Humans of HM – Brian Wu (11)

Andie Goldmacher, Staff Writer

When Earth is no longer habitable and the entire human race is saved by relocation to a habitable planet, it will be Brian Wu (11) you’ll be thanking.

Wu first became interested in astronomy and astrophysics at the age of two, and in 2011, he saw his first rocket launch of the Curiosity Rover being sent to Mars, he said.

Wu believes that Earth is slowly becoming uninhabitable for several reasons, including the extreme fluctuations in weather caused by global warming, he said.

This summer, he worked with a professor at the University of Florida and discovered nine giant planets, one brown dwarf, and three binary stars, as well as a unique circumbinary planet using the radial velocity method, he said.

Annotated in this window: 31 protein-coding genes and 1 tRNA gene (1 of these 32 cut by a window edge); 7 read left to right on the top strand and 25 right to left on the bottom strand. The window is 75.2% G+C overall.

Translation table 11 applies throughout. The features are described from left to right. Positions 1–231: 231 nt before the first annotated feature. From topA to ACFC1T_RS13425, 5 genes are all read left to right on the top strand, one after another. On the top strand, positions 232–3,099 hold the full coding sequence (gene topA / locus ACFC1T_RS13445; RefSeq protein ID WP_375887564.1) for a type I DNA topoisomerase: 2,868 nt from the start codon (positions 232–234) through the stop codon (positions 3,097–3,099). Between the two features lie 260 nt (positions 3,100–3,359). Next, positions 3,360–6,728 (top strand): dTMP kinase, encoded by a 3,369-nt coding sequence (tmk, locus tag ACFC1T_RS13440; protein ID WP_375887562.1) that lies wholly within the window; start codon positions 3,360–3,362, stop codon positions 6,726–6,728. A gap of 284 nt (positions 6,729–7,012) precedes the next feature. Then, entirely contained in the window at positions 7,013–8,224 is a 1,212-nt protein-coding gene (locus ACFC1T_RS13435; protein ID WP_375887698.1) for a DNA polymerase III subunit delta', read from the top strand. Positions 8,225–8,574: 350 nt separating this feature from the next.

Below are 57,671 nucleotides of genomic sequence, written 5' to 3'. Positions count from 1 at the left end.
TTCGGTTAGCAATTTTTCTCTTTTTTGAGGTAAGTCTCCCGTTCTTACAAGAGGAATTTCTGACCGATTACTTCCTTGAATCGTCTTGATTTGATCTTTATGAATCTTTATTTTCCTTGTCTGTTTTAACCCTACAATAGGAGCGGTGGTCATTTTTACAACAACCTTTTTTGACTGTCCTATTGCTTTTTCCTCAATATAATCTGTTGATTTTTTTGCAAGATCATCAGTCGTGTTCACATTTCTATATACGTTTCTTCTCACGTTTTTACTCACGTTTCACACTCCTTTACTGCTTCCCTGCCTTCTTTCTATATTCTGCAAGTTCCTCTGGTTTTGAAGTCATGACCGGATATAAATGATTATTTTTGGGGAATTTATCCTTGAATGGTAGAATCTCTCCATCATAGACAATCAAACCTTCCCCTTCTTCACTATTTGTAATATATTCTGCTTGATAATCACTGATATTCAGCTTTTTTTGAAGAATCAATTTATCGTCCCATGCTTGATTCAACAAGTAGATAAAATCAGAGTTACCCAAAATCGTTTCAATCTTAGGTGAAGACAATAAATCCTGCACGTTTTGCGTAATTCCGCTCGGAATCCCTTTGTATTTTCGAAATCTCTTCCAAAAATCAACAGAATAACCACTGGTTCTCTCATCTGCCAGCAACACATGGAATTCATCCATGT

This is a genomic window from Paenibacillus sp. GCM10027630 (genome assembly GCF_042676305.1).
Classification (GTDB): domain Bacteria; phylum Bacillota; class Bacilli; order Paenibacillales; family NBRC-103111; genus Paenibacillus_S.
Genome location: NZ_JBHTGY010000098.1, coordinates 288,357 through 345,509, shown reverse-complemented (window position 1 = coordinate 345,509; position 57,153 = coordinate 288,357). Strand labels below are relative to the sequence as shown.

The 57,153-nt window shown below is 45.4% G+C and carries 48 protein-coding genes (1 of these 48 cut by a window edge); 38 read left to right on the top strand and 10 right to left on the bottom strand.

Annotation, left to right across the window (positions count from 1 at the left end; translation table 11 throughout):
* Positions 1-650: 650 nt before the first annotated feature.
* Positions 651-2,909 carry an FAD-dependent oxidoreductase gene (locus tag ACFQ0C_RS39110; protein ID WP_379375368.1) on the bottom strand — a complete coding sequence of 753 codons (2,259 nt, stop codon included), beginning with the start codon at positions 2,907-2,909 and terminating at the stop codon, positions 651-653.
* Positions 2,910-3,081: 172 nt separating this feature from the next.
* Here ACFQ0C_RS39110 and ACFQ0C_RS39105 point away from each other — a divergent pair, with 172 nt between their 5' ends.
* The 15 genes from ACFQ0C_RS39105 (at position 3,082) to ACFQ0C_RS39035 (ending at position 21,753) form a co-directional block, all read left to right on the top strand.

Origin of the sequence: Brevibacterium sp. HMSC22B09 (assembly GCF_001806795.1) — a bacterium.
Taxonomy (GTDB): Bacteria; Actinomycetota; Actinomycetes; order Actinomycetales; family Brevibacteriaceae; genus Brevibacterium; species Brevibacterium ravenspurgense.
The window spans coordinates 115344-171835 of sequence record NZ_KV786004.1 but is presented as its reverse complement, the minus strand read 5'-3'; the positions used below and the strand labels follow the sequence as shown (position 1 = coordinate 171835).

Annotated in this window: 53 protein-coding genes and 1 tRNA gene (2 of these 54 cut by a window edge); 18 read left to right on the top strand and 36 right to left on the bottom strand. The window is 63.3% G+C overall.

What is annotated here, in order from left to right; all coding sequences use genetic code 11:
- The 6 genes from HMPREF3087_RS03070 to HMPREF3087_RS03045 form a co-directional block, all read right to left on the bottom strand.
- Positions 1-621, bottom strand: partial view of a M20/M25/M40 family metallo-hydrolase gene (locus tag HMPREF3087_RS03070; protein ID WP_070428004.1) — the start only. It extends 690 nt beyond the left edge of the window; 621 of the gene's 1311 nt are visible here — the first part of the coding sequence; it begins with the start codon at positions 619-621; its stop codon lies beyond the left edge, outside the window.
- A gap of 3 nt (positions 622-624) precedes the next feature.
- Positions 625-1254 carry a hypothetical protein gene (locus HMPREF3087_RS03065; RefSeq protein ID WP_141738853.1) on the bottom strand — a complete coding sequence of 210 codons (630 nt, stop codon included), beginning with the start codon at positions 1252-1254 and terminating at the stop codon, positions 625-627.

According to Las Combres Observatory, the radial velocity method uses the center of gravity of a massive star to see if it is moving towards or away from us using blue and red light.

A circumbinary planet orbits two stars rather than one, and there are only about 20 of them that have been discovered, he said. The planet Wu discovered was the first of its kind to be discovered using this method.

These discoveries could change our view of how the solar system was formed and also hint that there may be many more undiscovered worlds in the universe with potential to support human life, he said.

In the future, Wu plans to work on publishing his findings in a leading astronomical journal, he said. The process of publication could take one or two more years.

Wu will give a TEDx talk on October 20th in Jacksonville, Florida. He competed with 300 other candidates to earn one of thirteen slots for a speech.

He continues to explore his interests in astronomy and astrophysics at the school by participating in Spectrum and Apsis Arrow, the aerospace and engineering club, he said.